PLA and PSSA "Agreement for high school project sparks opposition in Penn Hills"

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PLA and PSSA "Agreement for high school project sparks opposition in Penn Hills"

Post  HopefulInPh on Thu Sep 09, 2010 10:52 am

Agreement for high school project sparks opposition in Penn Hills

Thursday, September 09, 2010
By Tina Calabro

At its meeting Tuesday, the Penn Hills school board worked toward obtaining the state's approval for construction plans for a new high school.

The plans include a controversial project labor agreement, or PLA, that opponents say favors union contractors and reduces competition.

The project labor agreement with the Pittsburgh Regional Building and Construction Trades Council, approved by the board last week, requires all contractors to agree to standardized work practices, hours, holidays and other requirements. Strikes and other work stoppages are prohibited.

School officials said a study by the independent consulting firm Keystone Research Center suggested that the school district would benefit from such an agreement.

Associated Builders and Contractors of Western Pennsylvania, a trade group that describes itself as promoting open market practices, issued a news release last week criticizing the school board for signing the agreement and warning that it may be vulnerable to litigation. The trade group has challenged similar agreements in the Shaler Area School District and at Community College of Allegheny County.

Supporters of the agreement have said it ensures that work is completed on time by highly trained workers.

School board member Don Kuhn said the PLA will not add cost to the project, as has been speculated.

"The prevailing rate would be the same as the union rate with a few more cents for taxes," he said."

Additionally, he said, the agreement gives workers who live in and near Penn Hills the chance to work, rather than "[workers] from other states who come in and leave and return to their home states, increasing their economy with our funds."

Board member Bob Hudak asked for and received clarification that the agreement permits up to 10 percent of workers to be nonunion.

School board member Margie Krogh, who voted against the project labor agreement, said, "Do I want local people to have jobs? Yes. My concern is that the expertise needs to be top-notch."

The board heard a report on the district's performance on the 2009-10 PSSA tests, which had higher proficiency requirements than in previous years.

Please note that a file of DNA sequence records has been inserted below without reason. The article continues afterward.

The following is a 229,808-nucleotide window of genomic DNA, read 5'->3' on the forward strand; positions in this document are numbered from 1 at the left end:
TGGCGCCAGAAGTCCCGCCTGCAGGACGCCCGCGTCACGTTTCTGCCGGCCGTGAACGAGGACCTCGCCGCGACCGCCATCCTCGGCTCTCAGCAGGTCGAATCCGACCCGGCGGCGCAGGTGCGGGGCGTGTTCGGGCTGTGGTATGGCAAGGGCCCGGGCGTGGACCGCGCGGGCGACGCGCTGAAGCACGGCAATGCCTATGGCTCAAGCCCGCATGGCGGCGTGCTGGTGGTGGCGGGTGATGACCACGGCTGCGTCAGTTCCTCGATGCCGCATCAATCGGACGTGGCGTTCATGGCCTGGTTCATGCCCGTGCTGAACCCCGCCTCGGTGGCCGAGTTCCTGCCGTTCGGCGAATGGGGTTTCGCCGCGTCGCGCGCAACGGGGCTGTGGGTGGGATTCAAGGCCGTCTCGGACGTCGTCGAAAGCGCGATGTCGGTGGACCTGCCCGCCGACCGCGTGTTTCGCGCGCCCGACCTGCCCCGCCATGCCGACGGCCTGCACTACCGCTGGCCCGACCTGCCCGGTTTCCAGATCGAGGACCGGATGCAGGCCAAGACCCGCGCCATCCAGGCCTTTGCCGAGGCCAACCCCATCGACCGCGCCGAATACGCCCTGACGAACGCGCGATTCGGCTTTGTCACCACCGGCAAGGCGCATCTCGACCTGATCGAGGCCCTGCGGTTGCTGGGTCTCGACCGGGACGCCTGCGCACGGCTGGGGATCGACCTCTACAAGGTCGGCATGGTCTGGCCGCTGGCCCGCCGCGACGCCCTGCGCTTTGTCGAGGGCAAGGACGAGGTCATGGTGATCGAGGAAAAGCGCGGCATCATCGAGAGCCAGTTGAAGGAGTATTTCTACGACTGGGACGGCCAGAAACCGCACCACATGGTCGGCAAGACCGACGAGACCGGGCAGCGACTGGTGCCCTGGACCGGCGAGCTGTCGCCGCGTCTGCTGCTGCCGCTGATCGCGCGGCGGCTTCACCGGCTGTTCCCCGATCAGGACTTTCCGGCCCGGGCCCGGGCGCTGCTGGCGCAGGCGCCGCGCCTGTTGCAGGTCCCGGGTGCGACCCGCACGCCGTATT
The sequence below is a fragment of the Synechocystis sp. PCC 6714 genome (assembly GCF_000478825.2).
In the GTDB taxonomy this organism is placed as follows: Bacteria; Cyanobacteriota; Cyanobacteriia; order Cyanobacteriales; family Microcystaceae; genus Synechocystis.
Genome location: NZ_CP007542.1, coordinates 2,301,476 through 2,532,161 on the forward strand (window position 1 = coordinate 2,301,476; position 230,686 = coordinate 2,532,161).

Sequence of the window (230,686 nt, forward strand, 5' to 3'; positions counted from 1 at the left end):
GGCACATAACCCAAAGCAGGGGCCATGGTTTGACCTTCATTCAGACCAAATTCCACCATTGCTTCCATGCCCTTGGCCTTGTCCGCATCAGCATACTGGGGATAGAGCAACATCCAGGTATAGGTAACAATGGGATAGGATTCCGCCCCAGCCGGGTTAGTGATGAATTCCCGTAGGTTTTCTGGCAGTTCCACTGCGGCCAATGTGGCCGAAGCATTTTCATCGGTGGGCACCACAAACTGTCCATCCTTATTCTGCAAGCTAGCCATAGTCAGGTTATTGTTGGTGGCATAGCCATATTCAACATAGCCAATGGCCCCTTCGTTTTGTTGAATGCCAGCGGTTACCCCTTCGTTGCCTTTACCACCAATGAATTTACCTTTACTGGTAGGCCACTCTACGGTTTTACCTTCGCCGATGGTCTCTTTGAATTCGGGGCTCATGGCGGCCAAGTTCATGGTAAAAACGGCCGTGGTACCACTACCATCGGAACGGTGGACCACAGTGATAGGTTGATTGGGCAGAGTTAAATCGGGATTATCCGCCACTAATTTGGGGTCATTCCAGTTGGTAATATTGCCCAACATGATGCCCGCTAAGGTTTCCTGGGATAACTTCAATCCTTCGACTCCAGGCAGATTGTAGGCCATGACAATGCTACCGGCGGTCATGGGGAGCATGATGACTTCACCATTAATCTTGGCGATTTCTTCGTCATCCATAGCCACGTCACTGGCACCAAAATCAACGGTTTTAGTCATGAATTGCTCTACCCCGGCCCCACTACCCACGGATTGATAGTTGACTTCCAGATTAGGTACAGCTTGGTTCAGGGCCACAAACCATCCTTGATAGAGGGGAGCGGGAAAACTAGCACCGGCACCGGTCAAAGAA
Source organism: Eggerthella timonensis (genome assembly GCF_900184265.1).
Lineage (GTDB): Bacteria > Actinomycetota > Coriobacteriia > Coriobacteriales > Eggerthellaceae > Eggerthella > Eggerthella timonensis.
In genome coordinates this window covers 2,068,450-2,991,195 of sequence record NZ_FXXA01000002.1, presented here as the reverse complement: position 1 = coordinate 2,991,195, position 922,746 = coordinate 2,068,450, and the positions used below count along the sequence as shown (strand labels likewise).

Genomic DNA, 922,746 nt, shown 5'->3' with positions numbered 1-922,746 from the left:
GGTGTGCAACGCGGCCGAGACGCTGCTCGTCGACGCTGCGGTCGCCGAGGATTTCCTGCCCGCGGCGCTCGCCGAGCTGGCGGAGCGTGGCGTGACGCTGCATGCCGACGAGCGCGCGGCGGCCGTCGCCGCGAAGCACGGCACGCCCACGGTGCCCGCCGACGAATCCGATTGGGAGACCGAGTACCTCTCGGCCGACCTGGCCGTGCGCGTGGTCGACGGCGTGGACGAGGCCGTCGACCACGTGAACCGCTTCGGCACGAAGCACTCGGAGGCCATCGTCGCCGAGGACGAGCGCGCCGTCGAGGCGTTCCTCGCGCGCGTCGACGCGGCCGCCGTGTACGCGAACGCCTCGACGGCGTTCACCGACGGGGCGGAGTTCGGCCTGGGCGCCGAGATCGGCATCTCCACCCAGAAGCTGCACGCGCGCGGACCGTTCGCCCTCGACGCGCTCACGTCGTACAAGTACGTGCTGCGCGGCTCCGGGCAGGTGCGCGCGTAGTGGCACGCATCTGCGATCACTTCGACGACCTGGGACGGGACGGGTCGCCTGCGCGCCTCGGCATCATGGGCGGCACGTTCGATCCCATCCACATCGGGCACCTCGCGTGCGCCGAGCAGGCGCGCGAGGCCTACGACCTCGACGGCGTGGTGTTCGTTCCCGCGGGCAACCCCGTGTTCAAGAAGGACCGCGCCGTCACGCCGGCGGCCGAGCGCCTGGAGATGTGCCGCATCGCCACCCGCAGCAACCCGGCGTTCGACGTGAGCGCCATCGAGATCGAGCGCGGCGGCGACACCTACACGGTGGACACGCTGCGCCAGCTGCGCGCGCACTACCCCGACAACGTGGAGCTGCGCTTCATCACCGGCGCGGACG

Although all schools in the district showed growth, the district as a whole did not achieve Adequate Yearly Progress and it has returned to the "warning" category. The district as a whole met the target for math, but not for reading.

The high school met 20 of 21 targets for AYP and met the math benchmark for the first time since testing began in 2 002. The school remains in the Corrective Action II category for the fourth year. The high school's 87.77 percent graduation rate exceeds the state's benchmark.

High school scores showed a significant gap between the performance of black and white students. White, non-Hispanic students scored 12 percent to 16 percent above the state's performance goals for math and reading. Black, non-Hispanic students fell below the performance of white students by about 30 percent.

William McClarnon, director for secondary education, said intensive focus on math instruction last year is evident in improved scores. The introduction of the Read 180 program in the current school year for grades seven to 11 should produce better results in next year's testing, he said.

Linton Middle School exceeded state benchmarks for math and reading. The state considers the school to be making progress while remaining in the Corrective Action II category. White students performed about 20 percent better than black students in math and reading.

Two of the district's four elementary schools, Dible and Forbes, met AYP. All four schools exceeded the benchmarks for math. Overall, reading scores for each school were short of the target.

Co-teaching and intensive reading instruction are expected to improve elementary students' performance on next year's tests, said Renel Williams, director of elementary education.

In other news, the school board accepted a five-year contract with the district's school support professionals. Secretaries, instructional aides and other support staff had been without a contract since July 2009.

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